But this past year (oh, 2020 how we cannot forget you, no matter how hard we try) has taught me a lot about silence. About needing my own silence. About sitting with a struggling friend in their silence. About me being silent because I didn’t have words for my feelings. I learned that silence is okay, even healthy. Maybe, in a small way, I began to crave a little.

So tonight, I’m imagining that you are here, across from the table with me. We are each holding a steaming cup of tea. Mine is licorice, yours is a berry type. You add sugar to yours. I refill my mug with hot water a few times. And the comfortable pauses in our conversation are not painful or strained. They are calming. Natural. They give us the break to formulate a new thought, or think of a book to talk about, or remember a funny story about something.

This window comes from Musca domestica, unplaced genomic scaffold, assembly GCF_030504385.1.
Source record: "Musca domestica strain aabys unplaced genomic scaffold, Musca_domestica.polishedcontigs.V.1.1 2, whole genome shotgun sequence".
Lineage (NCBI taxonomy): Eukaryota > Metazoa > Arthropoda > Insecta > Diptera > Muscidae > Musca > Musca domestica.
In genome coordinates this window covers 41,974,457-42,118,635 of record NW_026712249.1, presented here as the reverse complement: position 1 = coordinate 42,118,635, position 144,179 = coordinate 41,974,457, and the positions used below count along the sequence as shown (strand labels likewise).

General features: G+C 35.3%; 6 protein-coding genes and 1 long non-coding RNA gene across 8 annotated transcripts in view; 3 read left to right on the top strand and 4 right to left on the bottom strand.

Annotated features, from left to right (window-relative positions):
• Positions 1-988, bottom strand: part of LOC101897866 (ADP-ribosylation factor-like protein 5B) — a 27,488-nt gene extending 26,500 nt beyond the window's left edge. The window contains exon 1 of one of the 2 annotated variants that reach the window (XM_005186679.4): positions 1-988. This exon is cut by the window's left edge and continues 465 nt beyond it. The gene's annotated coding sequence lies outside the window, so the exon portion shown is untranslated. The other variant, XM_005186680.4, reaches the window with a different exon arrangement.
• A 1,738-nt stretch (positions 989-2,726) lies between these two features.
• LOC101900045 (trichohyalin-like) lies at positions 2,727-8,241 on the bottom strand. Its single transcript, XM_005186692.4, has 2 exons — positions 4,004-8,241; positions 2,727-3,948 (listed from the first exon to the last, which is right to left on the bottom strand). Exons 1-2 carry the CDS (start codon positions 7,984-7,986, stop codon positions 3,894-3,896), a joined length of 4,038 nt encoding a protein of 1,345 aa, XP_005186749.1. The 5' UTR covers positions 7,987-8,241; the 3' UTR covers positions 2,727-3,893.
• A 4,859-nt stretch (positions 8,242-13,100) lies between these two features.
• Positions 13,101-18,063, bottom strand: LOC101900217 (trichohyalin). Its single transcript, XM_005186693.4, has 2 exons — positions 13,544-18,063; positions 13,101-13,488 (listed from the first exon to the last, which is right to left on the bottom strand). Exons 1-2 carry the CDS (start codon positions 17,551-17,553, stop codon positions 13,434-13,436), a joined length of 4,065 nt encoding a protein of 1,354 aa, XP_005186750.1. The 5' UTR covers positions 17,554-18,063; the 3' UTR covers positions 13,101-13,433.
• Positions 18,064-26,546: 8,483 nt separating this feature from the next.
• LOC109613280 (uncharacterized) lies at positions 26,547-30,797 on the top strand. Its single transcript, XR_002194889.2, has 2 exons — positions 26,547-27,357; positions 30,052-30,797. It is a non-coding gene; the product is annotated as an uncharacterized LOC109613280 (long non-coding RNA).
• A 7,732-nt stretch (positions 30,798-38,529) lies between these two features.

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Tonight is our comfortable break. I don’t have a lot to say. That’s okay. I’d love to hear what’s on your mind though, but I won’t be pushy. We can just sit here together, sipping out mugs of hot tea (and enjoying some leftover birthday cake.)

P.S. My first newsletter is coming out this week. Are you signed up to get it? You can sign up below!

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Goals, goals, goals…

Or, how I almost ruined my entire year in the first three days….

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I love the new year. I “secretly” love to make resolutions. Only I don’t call them resolutions because that’s stupid and I only make it for about 2 days on whatever resolution I make. So, I do the sneaky thing and call them goals.